Immersing yourself in financial literature will help you get used to the terms and jargon of Wall Street, which is one of the biggest hurdles to cross. Do you know what MBS, CDS, BPS, EBITDA, and the federal discount rate mean? Regularly reading the financial news throughout college will help you pick up the basics in due time.

Even if you study the vocabulary in your courses, reading about real-world finance will help you solidify that knowledge and feel more comfortable discussing it—and the topics and issues of concern to it. This is always good to do in an interview.

Other ways of picking up financial knowledge include reading investing books, from basic to advanced topics, watching financial news coverage and videos online, and tutorials and guides from financial websites (the fact that you’re reading Investopedia proves you’re already on the right track). Treat learning a financial language the same as learning a foreign language.

5. Start Garnering Credentials

Many applicants will have high grade-point averages and degrees from good schools and will have done the things listed above. How else can you go above and beyond to differentiate yourself?

The Chartered Financial Analyst (CFA)

One way is to take the Chartered Financial Analyst (CFA) Level I exam. The CFA is well-respected in the financial industry. You’ll need to pass three exams and have four years of eligible work experience to actually obtain the CFA designation, but the first exam can be taken in the final year of a Bachelor of Arts program.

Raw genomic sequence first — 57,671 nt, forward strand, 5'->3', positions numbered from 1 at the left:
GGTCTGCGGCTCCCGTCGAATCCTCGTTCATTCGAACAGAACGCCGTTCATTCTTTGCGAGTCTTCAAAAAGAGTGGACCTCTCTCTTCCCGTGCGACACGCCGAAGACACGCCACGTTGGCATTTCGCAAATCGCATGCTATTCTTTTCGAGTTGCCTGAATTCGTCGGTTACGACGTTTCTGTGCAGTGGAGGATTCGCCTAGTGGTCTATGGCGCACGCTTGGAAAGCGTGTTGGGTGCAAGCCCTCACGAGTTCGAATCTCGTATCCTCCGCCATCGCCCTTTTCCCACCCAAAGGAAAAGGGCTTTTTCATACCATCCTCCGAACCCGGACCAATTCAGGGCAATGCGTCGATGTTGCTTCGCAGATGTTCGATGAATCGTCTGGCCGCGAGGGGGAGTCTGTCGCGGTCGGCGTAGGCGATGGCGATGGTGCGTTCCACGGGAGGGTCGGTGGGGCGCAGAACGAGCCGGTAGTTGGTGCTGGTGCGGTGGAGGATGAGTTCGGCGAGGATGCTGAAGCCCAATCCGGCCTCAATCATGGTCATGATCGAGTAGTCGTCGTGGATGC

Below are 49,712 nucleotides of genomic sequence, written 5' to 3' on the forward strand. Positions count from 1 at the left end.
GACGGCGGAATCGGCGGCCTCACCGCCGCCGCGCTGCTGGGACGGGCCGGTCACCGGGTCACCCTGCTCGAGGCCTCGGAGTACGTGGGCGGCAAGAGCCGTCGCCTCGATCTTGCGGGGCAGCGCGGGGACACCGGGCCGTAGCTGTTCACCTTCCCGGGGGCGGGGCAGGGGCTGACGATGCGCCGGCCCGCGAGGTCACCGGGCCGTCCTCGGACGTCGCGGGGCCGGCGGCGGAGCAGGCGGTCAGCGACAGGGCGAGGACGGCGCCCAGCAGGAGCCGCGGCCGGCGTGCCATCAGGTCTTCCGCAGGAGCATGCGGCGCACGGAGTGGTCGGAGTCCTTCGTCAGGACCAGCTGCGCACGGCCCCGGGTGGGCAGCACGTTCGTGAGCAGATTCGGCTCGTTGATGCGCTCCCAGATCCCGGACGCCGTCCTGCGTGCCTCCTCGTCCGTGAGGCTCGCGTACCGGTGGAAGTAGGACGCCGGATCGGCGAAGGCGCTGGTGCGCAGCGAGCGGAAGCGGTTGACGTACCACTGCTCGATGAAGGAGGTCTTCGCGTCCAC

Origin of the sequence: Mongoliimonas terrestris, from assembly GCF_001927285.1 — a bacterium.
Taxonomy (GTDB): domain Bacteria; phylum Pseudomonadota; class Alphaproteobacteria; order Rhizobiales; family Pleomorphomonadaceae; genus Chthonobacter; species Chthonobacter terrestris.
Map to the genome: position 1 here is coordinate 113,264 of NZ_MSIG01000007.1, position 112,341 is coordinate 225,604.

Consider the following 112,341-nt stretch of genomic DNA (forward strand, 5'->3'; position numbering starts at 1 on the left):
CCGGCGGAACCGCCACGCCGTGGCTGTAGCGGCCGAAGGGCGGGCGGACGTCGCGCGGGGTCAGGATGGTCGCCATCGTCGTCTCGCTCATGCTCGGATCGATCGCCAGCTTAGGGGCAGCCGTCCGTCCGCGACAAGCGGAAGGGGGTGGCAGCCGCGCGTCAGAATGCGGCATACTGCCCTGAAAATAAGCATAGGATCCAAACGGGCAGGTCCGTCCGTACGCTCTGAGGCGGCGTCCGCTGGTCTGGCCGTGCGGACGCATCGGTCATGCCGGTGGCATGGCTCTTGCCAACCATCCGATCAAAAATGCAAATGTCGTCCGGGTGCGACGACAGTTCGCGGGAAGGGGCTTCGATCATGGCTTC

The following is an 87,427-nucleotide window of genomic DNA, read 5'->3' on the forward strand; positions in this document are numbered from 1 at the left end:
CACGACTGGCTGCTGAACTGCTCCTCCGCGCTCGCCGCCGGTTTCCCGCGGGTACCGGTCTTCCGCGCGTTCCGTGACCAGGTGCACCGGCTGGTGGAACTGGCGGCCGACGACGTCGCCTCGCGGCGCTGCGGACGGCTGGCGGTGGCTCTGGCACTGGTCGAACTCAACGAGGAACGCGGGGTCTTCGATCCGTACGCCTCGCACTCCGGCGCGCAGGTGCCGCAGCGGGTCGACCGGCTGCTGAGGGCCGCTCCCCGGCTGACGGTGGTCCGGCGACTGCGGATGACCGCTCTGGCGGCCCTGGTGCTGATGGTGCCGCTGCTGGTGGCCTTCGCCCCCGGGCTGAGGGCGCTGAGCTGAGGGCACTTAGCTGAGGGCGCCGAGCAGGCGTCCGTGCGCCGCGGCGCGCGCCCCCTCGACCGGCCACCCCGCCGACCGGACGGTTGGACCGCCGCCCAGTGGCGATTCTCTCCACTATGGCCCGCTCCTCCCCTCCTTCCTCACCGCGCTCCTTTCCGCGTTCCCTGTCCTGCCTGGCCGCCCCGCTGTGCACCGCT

Financial professionals know the amount of time and dedication that the program entails (a minimum of 300 hours of study is recommended per exam). Coming out of an undergraduate program having passed the first exam will definitely make you stand out among other job candidates.

The Level I CFA exam is offered five times in 2023: once in March, July, and August, and twice in May.


Brokers, registered investment advisors, and others who plan to deal with investments and financial products in the United States must take certain licensing exams.

Traditionally, one had to be sponsored by a member firmor a self-regulatory organization to sit for these qualifying Series exams. However, in 2018, the Financial Industry Regulatory Authority (FINRA) finalized a new test, the Securities Industry Essentials (SIE) Exam, which can be taken without sponsorship or association with a company.

Open to anyone age 18 or older, the 75-question, 105-minute SIE is ideal for “demonstrating basic industry knowledge to prospective employers,” the FINRA website states. It alone won’t qualify you to work in the securities industry, but it certainly demonstrates your familiarity with the field and the seriousness of your interest in it.

What Are Some Entry-Level Positions in Finance?

Some of the most common entry-level positions in finance include financial and investment banking analysts, financial advisors, accountants, and junior tax associates. You may also be able to get your first job as a credit analyst, financial specialist, or working with an audit department.

How Can I Start a Career in Finance Without a Finance Degree?

Although most employers in the finance industry prefer candidates with a degree in finance, it isn't impossible to find your place in the sector with a degree in another discipline.

Is a Bachelor's in Finance Worth It?

If you're looking to get into a finance-related career, an undergraduate degree in finance is always a good idea. It gives you the fundamentals and foundational knowledge of the world of finance. Upgrading and getting certified or special designations can also help land you that first job or move up the ladder to a higher position. You may also be able to find some success in a related academic field, such as economics or accounting.